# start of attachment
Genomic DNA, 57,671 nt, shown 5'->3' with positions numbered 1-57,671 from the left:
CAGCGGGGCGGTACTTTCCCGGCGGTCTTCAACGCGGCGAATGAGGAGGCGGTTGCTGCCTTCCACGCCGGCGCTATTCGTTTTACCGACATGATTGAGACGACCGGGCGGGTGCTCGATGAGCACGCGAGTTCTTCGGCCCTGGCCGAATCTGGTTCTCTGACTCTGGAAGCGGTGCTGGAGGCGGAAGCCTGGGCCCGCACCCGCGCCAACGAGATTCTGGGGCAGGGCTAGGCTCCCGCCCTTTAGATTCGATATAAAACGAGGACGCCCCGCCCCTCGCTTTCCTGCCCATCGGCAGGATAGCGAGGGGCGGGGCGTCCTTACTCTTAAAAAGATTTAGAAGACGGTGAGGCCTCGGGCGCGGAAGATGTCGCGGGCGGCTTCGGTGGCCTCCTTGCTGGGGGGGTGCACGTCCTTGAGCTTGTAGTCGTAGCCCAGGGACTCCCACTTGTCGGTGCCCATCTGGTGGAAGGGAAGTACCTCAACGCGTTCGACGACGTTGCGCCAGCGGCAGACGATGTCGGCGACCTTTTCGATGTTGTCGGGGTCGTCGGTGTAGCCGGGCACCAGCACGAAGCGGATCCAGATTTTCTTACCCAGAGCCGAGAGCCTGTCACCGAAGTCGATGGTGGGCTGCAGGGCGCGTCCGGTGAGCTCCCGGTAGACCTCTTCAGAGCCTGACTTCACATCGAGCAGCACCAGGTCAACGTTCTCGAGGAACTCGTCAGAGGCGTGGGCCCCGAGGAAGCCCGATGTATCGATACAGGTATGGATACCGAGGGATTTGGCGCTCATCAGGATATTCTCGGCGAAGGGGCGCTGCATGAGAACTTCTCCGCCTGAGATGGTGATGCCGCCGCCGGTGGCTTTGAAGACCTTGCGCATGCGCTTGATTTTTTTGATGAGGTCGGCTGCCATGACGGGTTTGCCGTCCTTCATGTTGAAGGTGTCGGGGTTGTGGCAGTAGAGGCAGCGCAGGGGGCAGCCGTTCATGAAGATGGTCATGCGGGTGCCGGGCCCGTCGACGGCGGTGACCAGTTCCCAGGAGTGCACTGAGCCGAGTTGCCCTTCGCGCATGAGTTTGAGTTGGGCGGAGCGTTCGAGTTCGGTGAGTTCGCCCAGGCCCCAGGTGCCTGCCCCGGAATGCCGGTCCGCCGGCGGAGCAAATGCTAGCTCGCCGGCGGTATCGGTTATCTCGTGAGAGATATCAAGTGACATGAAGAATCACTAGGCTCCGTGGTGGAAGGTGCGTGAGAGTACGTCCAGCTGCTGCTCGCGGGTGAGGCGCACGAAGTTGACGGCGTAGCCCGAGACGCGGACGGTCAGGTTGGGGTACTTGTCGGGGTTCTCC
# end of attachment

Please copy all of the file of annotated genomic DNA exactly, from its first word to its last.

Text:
Genomic DNA, 57,671 nt, shown 5'->3' with positions numbered 1-57,671 from the left:
CAGCGGGGCGGTACTTTCCCGGCGGTCTTCAACGCGGCGAATGAGGAGGCGGTTGCTGCCTTCCACGCCGGCGCTATTCGTTTTACCGACATGATTGAGACGACCGGGCGGGTGCTCGATGAGCACGCGAGTTCTTCGGCCCTGGCCGAATCTGGTTCTCTGACTCTGGAAGCGGTGCTGGAGGCGGAAGCCTGGGCCCGCACCCGCGCCAACGAGATTCTGGGGCAGGGCTAGGCTCCCGCCCTTTAGATTCGATATAAAACGAGGACGCCCCGCCCCTCGCTTTCCTGCCCATCGGCAGGATAGCGAGGGGCGGGGCGTCCTTACTCTTAAAAAGATTTAGAAGACGGTGAGGCCTCGGGCGCGGAAGATGTCGCGGGCGGCTTCGGTGGCCTCCTTGCTGGGGGGGTGCACGTCCTTGAGCTTGTAGTCGTAGCCCAGGGACTCCCACTTGTCGGTGCCCATCTGGTGGAAGGGAAGTACCTCAACGCGTTCGACGACGTTGCGCCAGCGGCAGACGATGTCGGCGACCTTTTCGATGTTGTCGGGGTCGTCGGTGTAGCCGGGCACCAGCACGAAGCGGATCCAGATTTTCTTACCCAGAGCCGAGAGCCTGTCACCGAAGTCGATGGTGGGCTGCAGGGCGCGTCCGGTGAGCTCCCGGTAGACCTCTTCAGAGCCTGACTTCACATCGAGCAGCACCAGGTCAACGTTCTCGAGGAACTCGTCAGAGGCGTGGGCCCCGAGGAAGCCCGATGTATCGATACAGGTATGGATACCGAGGGATTTGGCGCTCATCAGGATATTCTCGGCGAAGGGGCGCTGCATGAGAACTTCTCCGCCTGAGATGGTGATGCCGCCGCCGGTGGCTTTGAAGACCTTGCGCATGCGCTTGATTTTTTTGATGAGGTCGGCTGCCATGACGGGTTTGCCGTCCTTCATGTTGAAGGTGTCGGGGTTGTGGCAGTAGAGGCAGCGCAGGGGGCAGCCGTTCATGAAGATGGTCATGCGGGTGCCGGGCCCGTCGACGGCGGTGACCAGTTCCCAGGAGTGCACTGAGCCGAGTTGCCCTTCGCGCATGAGTTTGAGTTGGGCGGAGCGTTCGAGTTCGGTGAGTTCGCCCAGGCCCCAGGTGCCTGCCCCGGAATGCCGGTCCGCCGGCGGAGCAAATGCTAGCTCGCCGGCGGTATCGGTTATCTCGTGAGAGATATCAAGTGACATGAAGAATCACTAGGCTCCGTGGTGGAAGGTGCGTGAGAGTACGTCCAGCTGCTGCTCGCGGGTGAGGCGCACGAAGTTGACGGCGTAGCCCGAGACGCGGACGGTCAGGTTGGGGTACTTGTCGGGGTTCTCC